Some articles of Martin Schwartz which have appeared recently or are about to appear are
(listing those of interest for AHMA first): (1) “On Rashnu's Scales and the Chinvant's Bridge,with etymological appendices,” in Studia Asiatica XI (2010); (2) “A Pahlavi Plant,” in Mirza Birth Centenary Memorial Volume, (Udvada/Mumbai 2010); (3) “The Snake-Man as non-Aryan outsider, from Indo-Iranian times to Ferdowsi,” in press for Iranian Studies; and (4) “Lexical Cruces of Yasna 29 and the Serial Cross-Textual Composition of the Gathas,” in Ancient and Middle Iranian Studies, ed. M. Macuch et al. (Wiesbaden, 2010). In addition, I have presented, at various venues, a lecture showing that the secret speech of Iranian Jews, of which Aramaic and Iranian elements demonstrably date from early Achaemenid times, and is still spoken in various modern forms by Iranian Jews, became the basis of a gentile argot of gentile beggars and rogues in Iran and Central Asia in the 10th century CE, and its massive Jewish Aramaic vocabulary is still used by Persian speaking Gypsies groups in Tajikistan. I first presented this lecture last August in Hamburg, and have developed it since then, with lectures in Israel (via Skype), UCLA, Berkeley, and the American Oriental Society meeting in Chicago.
Andy Stewart continued work in the Athenian Agora in summer of 2010 and his massive article on Aphrodite in Hellenistic Athens, including publication of two dozen statues and statuettes of the goddess from the Agora, is now in press for Hesperia.A second article, on the Capitoline Aphrodite type andthe sculptor Kephisodotos II, son of Praxiteles, has now been published in the Australasian classics journal Antichthon. A third and fourth, on the fragments of a colossal cult group of Demeter and Kore in the Agora tentatively attributed to the Athenian City Eleusinion and the sculptor Polykles of Thorikos, and on sculptors’ models, sketches, and doodles from the Agora, are under consideration for Hesperia. He was the Classics Department Annual Lecturer at U.C. Santa Barbara and a speaker in the Getty Villa’s public lecture series in Fall 2010, and gave the Biggs Lectures at the University of Washington in St. Louis in April 2011. Never satisfied, he returned to Athens and the Agora in June 2011 to continue work on its sculptures and to speak at a symposium in honor of his friend and colleague in the Agora Museum, Susan Rotroff. He devotes what little free time he has to sailing his 38-foot sloop “Obsession” on San Francisco Bay; playing with his twin granddaughters Giselle and Sofia; and ministering to his wife Darlis’s menagerie of cats.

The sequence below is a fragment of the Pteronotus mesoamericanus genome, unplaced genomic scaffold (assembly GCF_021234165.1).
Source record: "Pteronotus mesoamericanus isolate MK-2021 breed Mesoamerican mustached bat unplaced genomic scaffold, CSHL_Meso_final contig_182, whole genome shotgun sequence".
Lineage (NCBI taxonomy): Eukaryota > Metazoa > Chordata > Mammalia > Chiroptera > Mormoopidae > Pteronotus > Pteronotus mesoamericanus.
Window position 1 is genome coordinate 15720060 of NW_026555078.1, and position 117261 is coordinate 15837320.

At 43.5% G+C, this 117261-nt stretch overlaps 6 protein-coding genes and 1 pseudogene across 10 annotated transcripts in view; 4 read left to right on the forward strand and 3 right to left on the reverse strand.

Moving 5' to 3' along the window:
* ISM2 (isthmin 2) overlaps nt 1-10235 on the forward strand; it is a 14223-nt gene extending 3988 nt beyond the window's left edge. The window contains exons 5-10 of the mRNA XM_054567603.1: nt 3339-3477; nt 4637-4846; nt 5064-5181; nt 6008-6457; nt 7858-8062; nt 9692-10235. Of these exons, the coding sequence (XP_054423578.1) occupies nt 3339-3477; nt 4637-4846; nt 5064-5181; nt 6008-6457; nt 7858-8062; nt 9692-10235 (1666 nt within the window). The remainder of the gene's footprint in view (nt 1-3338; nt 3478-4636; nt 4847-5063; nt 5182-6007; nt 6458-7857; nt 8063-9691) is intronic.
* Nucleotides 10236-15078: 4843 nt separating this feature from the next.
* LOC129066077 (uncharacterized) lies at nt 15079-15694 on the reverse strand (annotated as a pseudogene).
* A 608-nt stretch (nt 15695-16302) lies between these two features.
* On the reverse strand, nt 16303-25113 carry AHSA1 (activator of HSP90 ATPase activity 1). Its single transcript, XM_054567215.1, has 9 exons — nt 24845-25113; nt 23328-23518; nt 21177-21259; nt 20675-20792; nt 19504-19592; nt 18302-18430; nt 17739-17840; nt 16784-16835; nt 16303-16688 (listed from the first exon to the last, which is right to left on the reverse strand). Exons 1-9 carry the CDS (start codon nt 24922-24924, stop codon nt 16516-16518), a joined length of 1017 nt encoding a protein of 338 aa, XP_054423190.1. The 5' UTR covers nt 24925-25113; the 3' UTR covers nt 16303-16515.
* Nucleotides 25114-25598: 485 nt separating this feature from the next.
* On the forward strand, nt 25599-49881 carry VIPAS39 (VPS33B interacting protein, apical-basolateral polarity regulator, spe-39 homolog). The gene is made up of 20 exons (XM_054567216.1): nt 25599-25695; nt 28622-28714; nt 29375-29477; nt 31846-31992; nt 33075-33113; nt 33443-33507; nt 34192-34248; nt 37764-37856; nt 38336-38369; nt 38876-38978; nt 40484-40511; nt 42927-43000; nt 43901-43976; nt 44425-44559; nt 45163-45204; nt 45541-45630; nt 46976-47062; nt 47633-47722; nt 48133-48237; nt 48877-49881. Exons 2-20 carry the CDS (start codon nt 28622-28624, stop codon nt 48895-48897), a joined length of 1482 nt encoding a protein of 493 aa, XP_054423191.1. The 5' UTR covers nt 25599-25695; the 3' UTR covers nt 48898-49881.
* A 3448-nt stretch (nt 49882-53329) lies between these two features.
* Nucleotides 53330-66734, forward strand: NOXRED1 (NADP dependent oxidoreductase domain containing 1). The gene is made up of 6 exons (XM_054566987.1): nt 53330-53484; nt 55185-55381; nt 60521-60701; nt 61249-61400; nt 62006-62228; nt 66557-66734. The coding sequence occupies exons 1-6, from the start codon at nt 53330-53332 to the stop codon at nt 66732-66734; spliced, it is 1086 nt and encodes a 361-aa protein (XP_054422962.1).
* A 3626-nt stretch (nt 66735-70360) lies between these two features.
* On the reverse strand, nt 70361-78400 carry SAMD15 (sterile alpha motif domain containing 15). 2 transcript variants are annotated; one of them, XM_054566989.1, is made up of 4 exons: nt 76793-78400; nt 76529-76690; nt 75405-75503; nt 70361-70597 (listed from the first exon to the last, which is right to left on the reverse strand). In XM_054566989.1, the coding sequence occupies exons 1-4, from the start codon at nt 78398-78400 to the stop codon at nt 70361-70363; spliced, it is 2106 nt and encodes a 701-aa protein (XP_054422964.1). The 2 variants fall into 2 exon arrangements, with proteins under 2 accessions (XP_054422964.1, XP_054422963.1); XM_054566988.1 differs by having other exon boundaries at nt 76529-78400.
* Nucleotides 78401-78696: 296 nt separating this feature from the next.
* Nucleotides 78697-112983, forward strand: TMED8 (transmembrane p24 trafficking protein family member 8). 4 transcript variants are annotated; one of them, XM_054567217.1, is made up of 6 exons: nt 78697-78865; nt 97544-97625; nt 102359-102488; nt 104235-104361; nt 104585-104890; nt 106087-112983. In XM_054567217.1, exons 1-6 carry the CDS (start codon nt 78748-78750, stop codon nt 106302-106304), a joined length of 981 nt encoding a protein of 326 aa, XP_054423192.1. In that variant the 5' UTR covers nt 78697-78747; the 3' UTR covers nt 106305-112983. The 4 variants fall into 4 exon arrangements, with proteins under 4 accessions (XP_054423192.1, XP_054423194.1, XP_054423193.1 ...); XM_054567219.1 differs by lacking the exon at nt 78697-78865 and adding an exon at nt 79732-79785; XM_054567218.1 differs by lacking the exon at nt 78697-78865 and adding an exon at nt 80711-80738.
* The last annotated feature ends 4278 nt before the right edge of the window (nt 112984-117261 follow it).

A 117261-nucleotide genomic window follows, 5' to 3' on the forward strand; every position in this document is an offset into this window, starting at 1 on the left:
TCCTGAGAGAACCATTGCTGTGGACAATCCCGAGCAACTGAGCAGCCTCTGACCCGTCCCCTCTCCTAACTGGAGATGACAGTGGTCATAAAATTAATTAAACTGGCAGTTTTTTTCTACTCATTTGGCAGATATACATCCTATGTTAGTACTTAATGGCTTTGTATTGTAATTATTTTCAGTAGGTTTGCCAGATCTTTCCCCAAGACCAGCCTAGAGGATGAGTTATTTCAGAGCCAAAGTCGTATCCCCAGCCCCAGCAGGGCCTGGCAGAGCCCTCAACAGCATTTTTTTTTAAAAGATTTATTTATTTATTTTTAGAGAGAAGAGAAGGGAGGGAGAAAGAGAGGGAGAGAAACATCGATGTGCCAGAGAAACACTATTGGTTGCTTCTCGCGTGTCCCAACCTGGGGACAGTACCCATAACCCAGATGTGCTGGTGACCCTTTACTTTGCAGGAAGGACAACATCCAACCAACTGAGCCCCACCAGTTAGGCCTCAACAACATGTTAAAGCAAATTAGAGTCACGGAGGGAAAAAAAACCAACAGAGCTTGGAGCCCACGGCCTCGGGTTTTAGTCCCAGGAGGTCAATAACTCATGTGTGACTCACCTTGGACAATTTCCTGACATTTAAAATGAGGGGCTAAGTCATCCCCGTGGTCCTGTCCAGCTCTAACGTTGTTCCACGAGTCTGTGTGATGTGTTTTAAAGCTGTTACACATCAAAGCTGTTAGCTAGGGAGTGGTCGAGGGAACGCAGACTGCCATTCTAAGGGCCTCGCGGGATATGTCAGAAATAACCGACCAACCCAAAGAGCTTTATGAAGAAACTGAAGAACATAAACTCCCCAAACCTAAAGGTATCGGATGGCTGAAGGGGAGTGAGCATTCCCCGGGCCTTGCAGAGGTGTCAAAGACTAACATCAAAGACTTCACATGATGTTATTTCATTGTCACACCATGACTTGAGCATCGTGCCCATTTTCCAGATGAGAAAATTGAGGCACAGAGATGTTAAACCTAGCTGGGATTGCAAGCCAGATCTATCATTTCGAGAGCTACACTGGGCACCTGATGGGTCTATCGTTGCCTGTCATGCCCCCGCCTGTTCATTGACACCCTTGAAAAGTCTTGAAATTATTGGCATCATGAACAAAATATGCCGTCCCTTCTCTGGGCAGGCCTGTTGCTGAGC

David Stronach “can report the appearance of several articles in the past few months. These include: ‘Erebuni 2008-2010’ (co-authored with Henrik Thrane, Clare Goff and Alan Farahani) in Aramazd 2 (2010); ‘The Silver Rhyta from Erebuni Revisited’ in The Historical-Philological Journal 3 (2010, in Armenian); ‘Urartu's Impact on Achaemenid and Pre-Achaemenid Architecture in Iran’ in Acta Iranica 51 (2010); the ‘Introduction’ (with J. Alvarez-Mon and M.B. Garrison) to Elam and Persia (Eisenbrauns, 2011); and ‘Court Dress and Riding Dress at Persepolis: New Approaches to Old Questions’ in the same volume. In the meantime my younger daughter, Tami, whom some of you may perhaps remember for her thespian abilities, has joined the ranks of acadème as an Assistant Professor of Choreography at Marymount Manhattan.”
5. Alumni News
Dan Caner will be a Visiting Scholar at New York University's Institute for the Study of the Ancient World next year.